Very few people could have predicted that in the space of just a few short years, one of the world’s most traditional forms of unarmed combat would today be regarded as one of the fastest-growing areas of the hurt business in Asia.
Zay Thiha is one of those people.
As chairman of Myanmar Lekkha Moun, the company behind World Lethwei Championship (WLC), Zay has known for a long time what many across the globe are only starting to realise; that the sport of lethwei, like Myanmar itself, is booming.
Lethwei differentiates itself from other martial arts around the region such as Muay Thai from Thailand or Kun Khmer from Cambodia, simply by its raw nature – and its lack of gloves, headgear and other protective equipment.
Over the past 12 months the number of lethwei events, both domestically and beyond the boarders of its spiritual home in Myanmar, have exploded and Zay says the industry is just getting started.
“Lethwei is a hidden treasure that many martial arts fans around the world are not aware of,” he told ROUGH.
“Within five years, we want WLC to be synonymous with world-class martial arts and well-known to everybody from all over the world.”
I WANT TO USE LETHWEI TO SHOWCASE MYANMAR TO THE WORLD.
With more than 20 years of experience spearheading the growth of Myanmar’s leading brands in construction, IT, hospitality and sports, Zay is well poised to drive the growth of the country’s most revered combat sports.
In March this year World Lethwei Championship held its first event on a reclaimed field outside Yangon, where some 6,000 people showed up to see Burmese kickboxer Tun Tun Min square off against UK fighter Nicholas Carter in the main event. Just five months later and WLC is readying for its third event, which has now been moved to the 10,000 seater Thuwunna Indoor Stadium.
Zay says right from the beginning the plan was establish WLC fast and hold up to eight major events per year.
“We want to grow the entire lethwei community so we have to show our commitment,” he says.
“Even before our first event, we signed exclusive contracts with all the best lethwei fighters in the country and many top fighters from around the world. To grow the sport, you need to be committed and that’s why we have hit the ground running and you can see the incredible growth in the level of interest just after two shows.”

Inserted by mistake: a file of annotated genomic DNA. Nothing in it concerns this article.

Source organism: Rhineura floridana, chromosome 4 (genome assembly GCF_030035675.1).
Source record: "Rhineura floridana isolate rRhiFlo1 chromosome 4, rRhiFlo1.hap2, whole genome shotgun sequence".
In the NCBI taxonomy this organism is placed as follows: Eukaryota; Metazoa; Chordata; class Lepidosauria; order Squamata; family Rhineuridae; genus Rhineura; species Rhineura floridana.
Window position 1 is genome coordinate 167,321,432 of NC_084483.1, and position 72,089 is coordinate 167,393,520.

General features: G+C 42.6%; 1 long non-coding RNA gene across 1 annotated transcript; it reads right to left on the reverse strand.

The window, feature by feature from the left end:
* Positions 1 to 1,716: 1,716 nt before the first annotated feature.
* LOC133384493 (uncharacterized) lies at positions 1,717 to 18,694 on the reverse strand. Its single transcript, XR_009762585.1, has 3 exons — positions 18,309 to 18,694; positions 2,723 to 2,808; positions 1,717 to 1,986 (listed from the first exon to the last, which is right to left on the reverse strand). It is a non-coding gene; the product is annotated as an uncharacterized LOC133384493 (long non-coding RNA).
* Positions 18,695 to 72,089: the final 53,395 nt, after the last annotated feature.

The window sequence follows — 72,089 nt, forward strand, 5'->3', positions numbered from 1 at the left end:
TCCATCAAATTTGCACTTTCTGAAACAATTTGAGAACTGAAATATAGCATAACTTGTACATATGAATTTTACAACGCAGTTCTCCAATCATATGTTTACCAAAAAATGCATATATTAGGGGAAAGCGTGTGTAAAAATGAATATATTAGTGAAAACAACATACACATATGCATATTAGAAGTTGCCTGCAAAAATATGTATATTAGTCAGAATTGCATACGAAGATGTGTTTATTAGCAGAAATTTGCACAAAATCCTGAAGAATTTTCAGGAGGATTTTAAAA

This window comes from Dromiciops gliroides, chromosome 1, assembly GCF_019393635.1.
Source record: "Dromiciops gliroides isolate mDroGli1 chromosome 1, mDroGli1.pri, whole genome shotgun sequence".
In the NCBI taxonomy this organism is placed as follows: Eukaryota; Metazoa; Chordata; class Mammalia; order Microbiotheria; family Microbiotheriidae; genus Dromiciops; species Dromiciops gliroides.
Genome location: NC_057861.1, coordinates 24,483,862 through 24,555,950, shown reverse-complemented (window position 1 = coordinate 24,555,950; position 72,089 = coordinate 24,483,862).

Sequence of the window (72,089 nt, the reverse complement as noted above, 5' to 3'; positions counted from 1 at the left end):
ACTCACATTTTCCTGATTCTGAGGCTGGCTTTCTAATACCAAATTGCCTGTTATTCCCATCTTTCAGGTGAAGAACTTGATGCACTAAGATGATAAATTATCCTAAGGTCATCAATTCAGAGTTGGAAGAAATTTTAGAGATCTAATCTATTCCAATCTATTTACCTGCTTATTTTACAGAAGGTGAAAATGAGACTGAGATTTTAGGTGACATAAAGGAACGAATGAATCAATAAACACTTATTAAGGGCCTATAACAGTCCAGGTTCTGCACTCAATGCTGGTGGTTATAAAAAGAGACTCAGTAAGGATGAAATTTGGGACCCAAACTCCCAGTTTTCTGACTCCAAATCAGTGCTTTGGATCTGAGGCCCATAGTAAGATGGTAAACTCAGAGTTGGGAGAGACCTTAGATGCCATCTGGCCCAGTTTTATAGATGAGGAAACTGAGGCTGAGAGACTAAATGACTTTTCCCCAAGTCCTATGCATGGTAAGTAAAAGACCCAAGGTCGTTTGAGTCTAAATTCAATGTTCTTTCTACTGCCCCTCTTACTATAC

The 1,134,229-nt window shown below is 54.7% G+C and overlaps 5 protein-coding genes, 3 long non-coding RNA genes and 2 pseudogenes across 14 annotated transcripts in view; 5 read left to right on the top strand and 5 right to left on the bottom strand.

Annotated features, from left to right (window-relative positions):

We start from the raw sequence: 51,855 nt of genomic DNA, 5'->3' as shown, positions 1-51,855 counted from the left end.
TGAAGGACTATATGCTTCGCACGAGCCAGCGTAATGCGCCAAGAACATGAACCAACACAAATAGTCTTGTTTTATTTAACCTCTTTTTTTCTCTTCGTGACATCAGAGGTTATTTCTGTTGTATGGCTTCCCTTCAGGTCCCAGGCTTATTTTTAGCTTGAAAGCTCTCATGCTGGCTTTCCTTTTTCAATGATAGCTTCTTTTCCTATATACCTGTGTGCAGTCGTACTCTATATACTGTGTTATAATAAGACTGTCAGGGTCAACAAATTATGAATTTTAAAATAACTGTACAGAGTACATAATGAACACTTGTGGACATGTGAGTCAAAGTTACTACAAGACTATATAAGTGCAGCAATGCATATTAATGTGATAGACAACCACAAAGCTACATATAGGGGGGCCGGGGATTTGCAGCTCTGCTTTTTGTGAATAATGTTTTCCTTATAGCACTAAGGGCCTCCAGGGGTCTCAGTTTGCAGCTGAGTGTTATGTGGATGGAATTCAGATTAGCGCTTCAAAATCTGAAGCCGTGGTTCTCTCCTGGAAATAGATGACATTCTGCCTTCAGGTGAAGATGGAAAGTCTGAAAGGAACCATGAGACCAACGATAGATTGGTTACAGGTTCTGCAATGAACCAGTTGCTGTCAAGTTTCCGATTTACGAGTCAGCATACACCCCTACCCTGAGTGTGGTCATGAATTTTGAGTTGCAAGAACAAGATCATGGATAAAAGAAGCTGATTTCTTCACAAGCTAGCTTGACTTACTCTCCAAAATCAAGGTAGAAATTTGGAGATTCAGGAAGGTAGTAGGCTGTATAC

Alongside this growth of lethwei have been two competing schools of thought about a traditional, no rules approach, versus a more modern judging system that uses a points system to declare a winner. From its first event in March, WLC chose to use the point-based system, a move that Zay says ensures safety of the fighters, but still provides an exciting product to entice old and new fans.
“Martial arts is always evolving and we can see from all different forms of martial arts that they have made changes to cater to the times and that is why we introduced the World Lethwei rules,” he says.
“As a sport, there has to be a winner and loser. We want to incentivise the fighters to give it their all throughout the fight and we also want a way to protect the fighters from trying illegal moves.
“At the same time, we retain the core essence of lethwei which is the gauze handwraps and the headbutts.”
UNION OF MYANMAR
Zay has been a keen watcher of lethwei for years, but his motivation launching WLC goes beyond his passion for the sport.
“I want to use lethwei to showcase Myanmar to the world,” he says.
“We want to show that lethwei is the truest form of striking martial arts and we want to combine that with world-class entertainment to appeal to international fans, who will then recognise Myanmar as a hub for quality sports entertainment.”
Myanmar is growing at such a rapid pace, but still there is a sense of mystique about the nation which is home to more than 100 ethnic groups and borders some of Asia’s leading economies from India to Bangladesh, China and Thailand.
Next year, WLC plans to host a steady mix of shows in Yangon as well as in other international cities including Singapore, Phnom Penh and Macau.
Domestically, plans to accelerate its growth are already in swing. More than 10 million people watched the last event live on TV, making it one of the most viewed sports show in Myanmar history outside of football.
Lethwei is also seeing its brand of martial arts crossover to mixed martial arts and Zay said that has been a deliberate move.
“We have been a part of the growth of MMA in Myanmar since day one,” he says proudly.
Myanmar Lekkha Moun Company has been the local event promoter for all of ONE Championship’s events in Myanmar and fighters like Phoe Thaw and Saw Min Min have won tournaments in ONE Championship.
“I think there can be a nice balance between fans who will enjoy both MMA and lethwei at the same time. It is contrasting enough that you can watch both and enjoy them together.”
It’s a hugely exciting time for both lethwei and MMA as they gain mainstream acceptance. Hold on to your seats, it’s going to be a wild ride.